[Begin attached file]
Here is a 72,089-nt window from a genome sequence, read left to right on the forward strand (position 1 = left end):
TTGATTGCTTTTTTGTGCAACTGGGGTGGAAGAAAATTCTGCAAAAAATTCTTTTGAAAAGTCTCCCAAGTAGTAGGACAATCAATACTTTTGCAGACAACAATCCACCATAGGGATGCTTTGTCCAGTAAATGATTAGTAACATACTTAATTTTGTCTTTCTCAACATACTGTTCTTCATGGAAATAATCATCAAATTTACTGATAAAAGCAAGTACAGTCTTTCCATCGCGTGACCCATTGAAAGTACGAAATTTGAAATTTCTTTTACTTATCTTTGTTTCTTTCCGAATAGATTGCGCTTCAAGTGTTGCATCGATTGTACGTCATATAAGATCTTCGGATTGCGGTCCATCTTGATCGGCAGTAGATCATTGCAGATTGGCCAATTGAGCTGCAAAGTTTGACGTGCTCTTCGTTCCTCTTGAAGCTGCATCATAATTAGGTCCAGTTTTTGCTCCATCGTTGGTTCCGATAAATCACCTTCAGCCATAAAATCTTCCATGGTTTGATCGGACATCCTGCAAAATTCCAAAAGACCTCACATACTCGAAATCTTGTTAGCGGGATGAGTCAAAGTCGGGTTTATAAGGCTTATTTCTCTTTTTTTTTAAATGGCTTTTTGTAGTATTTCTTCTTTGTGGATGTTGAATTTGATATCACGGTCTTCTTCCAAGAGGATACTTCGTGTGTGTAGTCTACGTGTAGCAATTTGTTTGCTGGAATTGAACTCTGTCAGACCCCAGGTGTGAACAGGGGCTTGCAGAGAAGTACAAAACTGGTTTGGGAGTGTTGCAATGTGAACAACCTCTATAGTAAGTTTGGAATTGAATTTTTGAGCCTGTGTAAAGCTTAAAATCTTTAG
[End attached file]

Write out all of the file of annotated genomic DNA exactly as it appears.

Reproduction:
Here is a 72,089-nt window from a genome sequence, read left to right on the forward strand (position 1 = left end):
TTGATTGCTTTTTTGTGCAACTGGGGTGGAAGAAAATTCTGCAAAAAATTCTTTTGAAAAGTCTCCCAAGTAGTAGGACAATCAATACTTTTGCAGACAACAATCCACCATAGGGATGCTTTGTCCAGTAAATGATTAGTAACATACTTAATTTTGTCTTTCTCAACATACTGTTCTTCATGGAAATAATCATCAAATTTACTGATAAAAGCAAGTACAGTCTTTCCATCGCGTGACCCATTGAAAGTACGAAATTTGAAATTTCTTTTACTTATCTTTGTTTCTTTCCGAATAGATTGCGCTTCAAGTGTTGCATCGATTGTACGTCATATAAGATCTTCGGATTGCGGTCCATCTTGATCGGCAGTAGATCATTGCAGATTGGCCAATTGAGCTGCAAAGTTTGACGTGCTCTTCGTTCCTCTTGAAGCTGCATCATAATTAGGTCCAGTTTTTGCTCCATCGTTGGTTCCGATAAATCACCTTCAGCCATAAAATCTTCCATGGTTTGATCGGACATCCTGCAAAATTCCAAAAGACCTCACATACTCGAAATCTTGTTAGCGGGATGAGTCAAAGTCGGGTTTATAAGGCTTATTTCTCTTTTTTTTTAAATGGCTTTTTGTAGTATTTCTTCTTTGTGGATGTTGAATTTGATATCACGGTCTTCTTCCAAGAGGATACTTCGTGTGTGTAGTCTACGTGTAGCAATTTGTTTGCTGGAATTGAACTCTGTCAGACCCCAGGTGTGAACAGGGGCTTGCAGAGAAGTACAAAACTGGTTTGGGAGTGTTGCAATGTGAACAACCTCTATAGTAAGTTTGGAATTGAATTTTTGAGCCTGTGTAAAGCTTAAAATCTTTAG